The Voice is different from the other 47 reality singing competitions on TV right now “because it puts vocal ability first,” host Carson Daly boasted during Sunday night’s post-Super Bowl season premiere.
Of course, The Voice also stands out for a few other reasons: it puts Carson in a Kia (instead of an ominous 18-wheeler, like X Factor‘s Steve Jones, or turning him into Ford’s plaything, a la Ryan Seacrest); it doesn’t believe in giving airtime to ham sandwiches with no discernable singing talent; and it isn’t afraid to expose seven-eighths of Christina Aguilera’s heaving bazooms without so much as a parental warning or a foghorn.
If you’re new to The Voice, its central conceit is that its four judges — Xtina, Cee Lo Green, Blake Shelton, and Adam Levine — must turn their backs to the stage as auditions begin, and decide based solely on singing ability whether or not to press a button, turn their chairs around, and offer to be a mentor to the vocalist in question. If more than one judge “turns around” during an audition, it’s up to the singer to decide who’ll be his or her mentor — after listening to Christina conjure up her Norma-Desmond-as-modern-pop-star persona, Adam give his best “used-car salesman” pitch (Xtina’s zinger, not mine), Cee Lo offer some sexually suggestive new-age hoo-ha, and Blake plainspokenly wonder if the contestant might be inclined to make a country record and meet his lovely wife, Miranda Lambert.
Much like Season 1, the judges’ bickering struck a note of playful camaraderie and resulted in a far less toxic atmosphere than The X Factor‘s carefully scripted awfulness. The sole exceptions to the rule were those awkward moments where Xtina overplayed her rivalry with Adam (“you’re trying to be Justin Timberlake!” she blathered) and you wished a producer would fire a tranquilizer dart into her neck, for her own good and the good of the home viewing audience.
The talent pool for Night One, meanwhile, showcased big pipes across a range of genres.
Here’s my quick take on the five singers who advanced to the upcoming “Battle Rounds.”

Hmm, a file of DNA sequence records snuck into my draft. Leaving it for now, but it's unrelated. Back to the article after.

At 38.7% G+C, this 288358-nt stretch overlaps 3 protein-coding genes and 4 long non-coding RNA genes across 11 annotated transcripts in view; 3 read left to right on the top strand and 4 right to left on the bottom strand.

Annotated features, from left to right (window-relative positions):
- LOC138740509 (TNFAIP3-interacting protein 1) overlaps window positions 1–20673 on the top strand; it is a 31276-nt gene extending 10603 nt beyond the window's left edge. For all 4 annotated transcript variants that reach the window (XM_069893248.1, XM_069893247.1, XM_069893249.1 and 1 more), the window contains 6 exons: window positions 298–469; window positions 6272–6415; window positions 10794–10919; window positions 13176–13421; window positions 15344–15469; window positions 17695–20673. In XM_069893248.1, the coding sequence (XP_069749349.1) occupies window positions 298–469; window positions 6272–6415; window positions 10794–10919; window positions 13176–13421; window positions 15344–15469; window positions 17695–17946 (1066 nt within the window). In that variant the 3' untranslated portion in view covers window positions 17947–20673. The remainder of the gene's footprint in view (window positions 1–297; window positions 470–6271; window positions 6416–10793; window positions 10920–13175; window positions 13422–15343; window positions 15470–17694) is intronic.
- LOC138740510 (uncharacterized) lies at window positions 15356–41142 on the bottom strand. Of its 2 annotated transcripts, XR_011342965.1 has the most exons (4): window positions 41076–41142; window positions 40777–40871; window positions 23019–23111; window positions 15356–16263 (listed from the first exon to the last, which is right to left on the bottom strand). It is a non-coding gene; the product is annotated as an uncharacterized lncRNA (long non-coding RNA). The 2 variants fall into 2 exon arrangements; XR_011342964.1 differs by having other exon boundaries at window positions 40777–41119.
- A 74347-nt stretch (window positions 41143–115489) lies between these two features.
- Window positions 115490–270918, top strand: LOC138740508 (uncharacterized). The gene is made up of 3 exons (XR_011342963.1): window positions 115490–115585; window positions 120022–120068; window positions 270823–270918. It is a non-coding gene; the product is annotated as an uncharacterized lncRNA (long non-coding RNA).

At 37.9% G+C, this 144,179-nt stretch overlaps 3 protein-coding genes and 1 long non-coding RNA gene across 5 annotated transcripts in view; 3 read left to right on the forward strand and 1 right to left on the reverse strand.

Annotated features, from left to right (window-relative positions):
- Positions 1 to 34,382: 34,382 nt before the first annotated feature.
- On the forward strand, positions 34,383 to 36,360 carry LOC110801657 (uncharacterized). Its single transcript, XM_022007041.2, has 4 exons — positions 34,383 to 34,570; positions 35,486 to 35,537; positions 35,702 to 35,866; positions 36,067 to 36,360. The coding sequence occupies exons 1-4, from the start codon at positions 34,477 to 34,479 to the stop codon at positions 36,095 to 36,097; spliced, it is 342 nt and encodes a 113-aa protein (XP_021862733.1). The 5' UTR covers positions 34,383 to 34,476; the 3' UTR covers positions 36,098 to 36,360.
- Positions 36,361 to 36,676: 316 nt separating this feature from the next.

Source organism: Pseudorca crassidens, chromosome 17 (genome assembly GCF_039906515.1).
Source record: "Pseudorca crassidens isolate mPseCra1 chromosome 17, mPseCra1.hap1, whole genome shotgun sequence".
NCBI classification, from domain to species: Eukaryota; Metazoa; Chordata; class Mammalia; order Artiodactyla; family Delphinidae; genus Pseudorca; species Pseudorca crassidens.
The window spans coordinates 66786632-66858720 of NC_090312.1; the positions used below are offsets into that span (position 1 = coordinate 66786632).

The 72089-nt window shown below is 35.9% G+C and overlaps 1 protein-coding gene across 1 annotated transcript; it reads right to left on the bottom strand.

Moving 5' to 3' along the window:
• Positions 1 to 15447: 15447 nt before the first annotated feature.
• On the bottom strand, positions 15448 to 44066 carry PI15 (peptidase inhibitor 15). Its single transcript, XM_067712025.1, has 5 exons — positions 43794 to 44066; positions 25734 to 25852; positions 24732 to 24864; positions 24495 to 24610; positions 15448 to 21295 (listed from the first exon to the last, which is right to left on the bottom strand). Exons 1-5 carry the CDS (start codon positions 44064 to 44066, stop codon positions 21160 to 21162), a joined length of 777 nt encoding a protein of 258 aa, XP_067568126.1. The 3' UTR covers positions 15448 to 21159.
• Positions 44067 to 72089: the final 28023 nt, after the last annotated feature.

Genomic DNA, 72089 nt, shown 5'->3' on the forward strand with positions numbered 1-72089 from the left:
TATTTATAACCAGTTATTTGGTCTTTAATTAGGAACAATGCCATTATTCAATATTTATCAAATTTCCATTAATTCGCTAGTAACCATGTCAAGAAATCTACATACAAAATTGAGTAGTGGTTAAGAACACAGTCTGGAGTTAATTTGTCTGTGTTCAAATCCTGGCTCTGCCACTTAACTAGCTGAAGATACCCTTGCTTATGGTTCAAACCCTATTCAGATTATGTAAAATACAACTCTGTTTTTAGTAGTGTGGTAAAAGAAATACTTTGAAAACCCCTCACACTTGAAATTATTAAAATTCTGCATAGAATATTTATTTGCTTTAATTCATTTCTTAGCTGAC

* RaeLynn, 17, lives on a Texas farm that, quite honestly, looks like a Hollywood set of a Texas farm. (Is someone in the producers’ room a fan of Capricorn One?) RaeLynn’s “Hell on Heels” starts out pleasantly Dolly-esque, but her tone gets more rounded and meatier a few lines in, even if she hits a couple of flat notes along the way. The kid gives off a slight whiff of preciousness, and her overzealous stage mom makes me a little nervous, but those negatives are balanced out by RaeLynn’s ability to play her own guitar. Adam, Blake, and Xtina turn around for her, but was there ever a question that she’d choose Mr. Shelton?
* Jesse Campbell leads with his tale of woe: He moved to California to become a singing sensation, but ended up losing his wife and his house and (apparently) his ability to keep intimate details of his life to himself). Adam, Xtina, and Cee Lo all turn around after about 10 seconds of “A Song for You,” and while Jesse undoubtedly hits his notes, I find his tone ever so slightly shrill. Also, it’s possible the guy is a highly functioning automaton. When Blake jokes that before he eventually hit his own buzzer, he was “the only dumbass” not vying for Jesse’s attention, the contestant in question never breaks his “I’m so humbled” facade. And not laughing at Blake’s jokes is weird, right? Jesse makes a comment about wanting to fight for his right to sing, then chooses Team Xtina, which provides the perfect segue into her anthemic hit/my go-to treadmill jam “Fighter.”